Everyone can fall and falling is a common cause of injury.

People are more likely to fall if they:

  • Have a problem with their balance
  • Have weak muscles
  • Have any loss of vision (including wearing the wrong glasses)
  • Have loss of hearing
  • Are taking lots of medications
  • Have low blood pressure, which can make people dizzy if they stand too quickly
  • Are confused or not paying attention to their surroundings
  • Are malnourished

Falls can also occur in perfectly fit and healthy people if:

  • The floors are wet or highly polished
  • There is not enough light to see properly
  • Someone is rushing to get to a destination (e.g. to get to the toilet or answer the phone)
  • The floors are not clear of obstacles or are not level (including floor rugs)
  • Someone is reaching too far, particularly if they are trying to pick something up from the side or on a self above them
  • Ladders or step stools used to reach heights are not properly secured
  • They are under the influence of drink or drugs or become dehydrated and therefore faint
  • Their movement is restricted so they can’t use their arms and legs to balance (e.g. using elbow crutches)

Having a fall can be very scary and can have a big impact on how safe someone feels in their own home. They can cause a person to lose their confidence and when this happens, people can become withdrawn and stop doing activities that brought them pleasure. Unfortunately, this can make them more likely to have a falls as they might become less active and lead them to lose muscle strength and joint range of movement.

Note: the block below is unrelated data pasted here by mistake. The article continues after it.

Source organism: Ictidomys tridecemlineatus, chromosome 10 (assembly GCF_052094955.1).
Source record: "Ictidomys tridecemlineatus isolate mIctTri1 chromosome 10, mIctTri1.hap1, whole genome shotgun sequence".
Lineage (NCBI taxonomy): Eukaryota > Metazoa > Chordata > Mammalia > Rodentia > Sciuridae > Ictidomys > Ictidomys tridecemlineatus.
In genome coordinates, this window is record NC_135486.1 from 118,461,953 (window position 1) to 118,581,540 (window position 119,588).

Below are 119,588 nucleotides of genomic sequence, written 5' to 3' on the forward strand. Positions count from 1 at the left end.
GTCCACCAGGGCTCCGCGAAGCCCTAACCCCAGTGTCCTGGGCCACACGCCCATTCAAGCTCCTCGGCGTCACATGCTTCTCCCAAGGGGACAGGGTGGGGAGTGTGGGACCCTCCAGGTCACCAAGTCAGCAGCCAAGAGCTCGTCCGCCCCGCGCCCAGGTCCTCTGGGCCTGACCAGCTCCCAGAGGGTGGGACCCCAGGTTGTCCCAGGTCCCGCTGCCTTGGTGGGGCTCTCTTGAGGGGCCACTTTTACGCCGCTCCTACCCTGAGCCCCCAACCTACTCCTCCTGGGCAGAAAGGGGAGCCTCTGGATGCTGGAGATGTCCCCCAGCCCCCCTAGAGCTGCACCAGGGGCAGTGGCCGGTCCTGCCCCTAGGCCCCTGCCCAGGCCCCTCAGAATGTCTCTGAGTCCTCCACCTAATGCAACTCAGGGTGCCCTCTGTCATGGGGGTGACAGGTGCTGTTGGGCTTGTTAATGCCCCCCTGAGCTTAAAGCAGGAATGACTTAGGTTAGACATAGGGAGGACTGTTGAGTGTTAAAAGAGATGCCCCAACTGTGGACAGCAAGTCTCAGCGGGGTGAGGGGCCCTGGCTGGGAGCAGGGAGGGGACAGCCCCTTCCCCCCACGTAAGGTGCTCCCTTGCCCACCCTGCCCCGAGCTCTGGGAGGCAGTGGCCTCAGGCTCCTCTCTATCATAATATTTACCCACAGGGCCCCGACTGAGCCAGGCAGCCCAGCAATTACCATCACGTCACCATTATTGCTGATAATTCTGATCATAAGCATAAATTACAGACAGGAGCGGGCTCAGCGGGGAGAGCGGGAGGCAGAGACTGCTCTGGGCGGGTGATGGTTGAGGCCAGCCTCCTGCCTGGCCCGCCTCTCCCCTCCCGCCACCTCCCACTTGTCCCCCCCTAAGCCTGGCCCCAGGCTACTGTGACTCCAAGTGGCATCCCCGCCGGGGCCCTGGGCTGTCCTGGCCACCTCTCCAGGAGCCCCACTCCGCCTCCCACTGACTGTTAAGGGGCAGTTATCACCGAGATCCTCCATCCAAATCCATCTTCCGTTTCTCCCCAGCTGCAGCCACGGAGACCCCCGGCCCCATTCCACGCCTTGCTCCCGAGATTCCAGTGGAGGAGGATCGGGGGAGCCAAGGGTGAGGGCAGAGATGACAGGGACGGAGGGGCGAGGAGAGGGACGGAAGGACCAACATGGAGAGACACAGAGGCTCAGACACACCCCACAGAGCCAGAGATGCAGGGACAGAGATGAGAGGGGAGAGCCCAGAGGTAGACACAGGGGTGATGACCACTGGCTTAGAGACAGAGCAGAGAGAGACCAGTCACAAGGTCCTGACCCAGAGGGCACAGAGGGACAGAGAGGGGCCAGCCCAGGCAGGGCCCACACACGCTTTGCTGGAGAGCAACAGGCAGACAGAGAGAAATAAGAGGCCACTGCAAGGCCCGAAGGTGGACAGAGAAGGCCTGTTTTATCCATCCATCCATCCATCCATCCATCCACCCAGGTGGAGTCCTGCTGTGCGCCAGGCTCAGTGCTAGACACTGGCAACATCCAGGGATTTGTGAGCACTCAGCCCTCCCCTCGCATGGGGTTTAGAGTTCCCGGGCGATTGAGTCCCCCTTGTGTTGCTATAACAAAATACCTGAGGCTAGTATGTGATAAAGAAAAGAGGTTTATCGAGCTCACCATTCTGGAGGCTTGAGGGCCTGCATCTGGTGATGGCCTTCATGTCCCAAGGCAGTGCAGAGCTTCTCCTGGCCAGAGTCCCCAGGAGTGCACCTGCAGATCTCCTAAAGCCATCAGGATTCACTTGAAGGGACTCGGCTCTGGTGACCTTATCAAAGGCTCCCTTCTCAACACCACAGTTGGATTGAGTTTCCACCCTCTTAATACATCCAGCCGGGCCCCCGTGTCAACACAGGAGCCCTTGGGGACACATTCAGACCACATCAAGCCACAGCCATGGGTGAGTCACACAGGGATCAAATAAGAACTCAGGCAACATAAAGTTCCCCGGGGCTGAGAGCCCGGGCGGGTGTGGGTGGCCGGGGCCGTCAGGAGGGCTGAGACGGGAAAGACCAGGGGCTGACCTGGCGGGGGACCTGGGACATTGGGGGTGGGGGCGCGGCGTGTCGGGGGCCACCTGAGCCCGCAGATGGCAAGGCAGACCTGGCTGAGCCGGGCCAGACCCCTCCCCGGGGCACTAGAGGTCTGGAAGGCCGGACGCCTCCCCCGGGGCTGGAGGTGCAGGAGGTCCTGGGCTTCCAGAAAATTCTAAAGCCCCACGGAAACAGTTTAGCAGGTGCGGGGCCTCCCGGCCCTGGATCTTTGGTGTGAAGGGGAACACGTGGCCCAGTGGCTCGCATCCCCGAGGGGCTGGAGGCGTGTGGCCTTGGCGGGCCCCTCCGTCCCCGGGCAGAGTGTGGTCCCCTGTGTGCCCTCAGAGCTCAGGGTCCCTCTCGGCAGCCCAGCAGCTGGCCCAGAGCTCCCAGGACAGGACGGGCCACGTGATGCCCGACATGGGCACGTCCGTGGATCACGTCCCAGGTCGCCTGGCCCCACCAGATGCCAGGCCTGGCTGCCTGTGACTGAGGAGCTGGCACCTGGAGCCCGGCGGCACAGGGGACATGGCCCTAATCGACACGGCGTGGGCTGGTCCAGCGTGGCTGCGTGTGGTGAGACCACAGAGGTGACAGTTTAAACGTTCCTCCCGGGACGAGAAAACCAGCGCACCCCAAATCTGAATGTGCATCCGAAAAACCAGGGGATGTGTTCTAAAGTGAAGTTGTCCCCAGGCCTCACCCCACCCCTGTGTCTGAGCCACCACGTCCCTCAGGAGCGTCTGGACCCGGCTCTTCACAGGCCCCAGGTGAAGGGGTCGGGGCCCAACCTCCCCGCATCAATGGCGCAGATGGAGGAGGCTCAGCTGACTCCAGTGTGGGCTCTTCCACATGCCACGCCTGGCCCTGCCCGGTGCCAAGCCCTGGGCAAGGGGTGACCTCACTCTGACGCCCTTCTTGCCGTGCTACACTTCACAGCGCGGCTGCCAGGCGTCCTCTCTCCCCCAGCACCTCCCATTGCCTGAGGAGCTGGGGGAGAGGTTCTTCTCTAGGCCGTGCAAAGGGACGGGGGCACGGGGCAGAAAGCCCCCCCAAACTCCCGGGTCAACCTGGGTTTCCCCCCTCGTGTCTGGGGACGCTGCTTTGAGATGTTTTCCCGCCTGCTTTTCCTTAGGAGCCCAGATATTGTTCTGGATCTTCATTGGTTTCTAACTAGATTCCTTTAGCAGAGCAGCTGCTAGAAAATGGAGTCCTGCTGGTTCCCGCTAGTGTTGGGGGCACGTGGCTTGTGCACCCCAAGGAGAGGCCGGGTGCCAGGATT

The good news is that there are things that you can do to reduce your risk of falling now!

If you are new to exercise, the Chartered Society of Physiotherapy (CSP) has some information to help you get up and go with six exercises to stay steady

Age UK has some great resources to help get you moving

NHS Choices has information on how much you should be active and links to free exercise videos and fitness tips

Royal Osteoporosis Society

Take care of your eyes and ears

As we get older, our eyesight changes and we might find our hearing deteriorates.  It is very important to monitor this, as your eyesight is important to see clearly and avoid any obstacles. Changes in our hearing can make us unsteady on our feet and dizzy.

If you notice any changes, please book and appointment to get your eyes tested with your local optician or if you have hearing problems, speak to your GP.

Age UK have guidance on getting the most from your medicines

NHS Choices have information on the different types of medicine and how medicine become available

For help or information on continence, please visit the Health Board Pelvic Health physiotherapy service

Age UK provide some helpful guides on simple home changes that you could consider

Plan ahead

  • Do you really need to get up on the stepladder to get into a high cupboard?
  • Move cutlery, crockery or equipment you regularly use to a location that means you do not have to bend and stretch to access it
  • Ask for help to move furniture and boxes or plan to do gardening, home decorating or cleaning tasks that might be risky with another person

Additional links and information

Avoiding trips and falls at home


Avoiding a fall

AskSARA is a web-based resource that may be able to provide additional information and support on your home, getting out and about and support with medications and symptoms that increase you risk of falls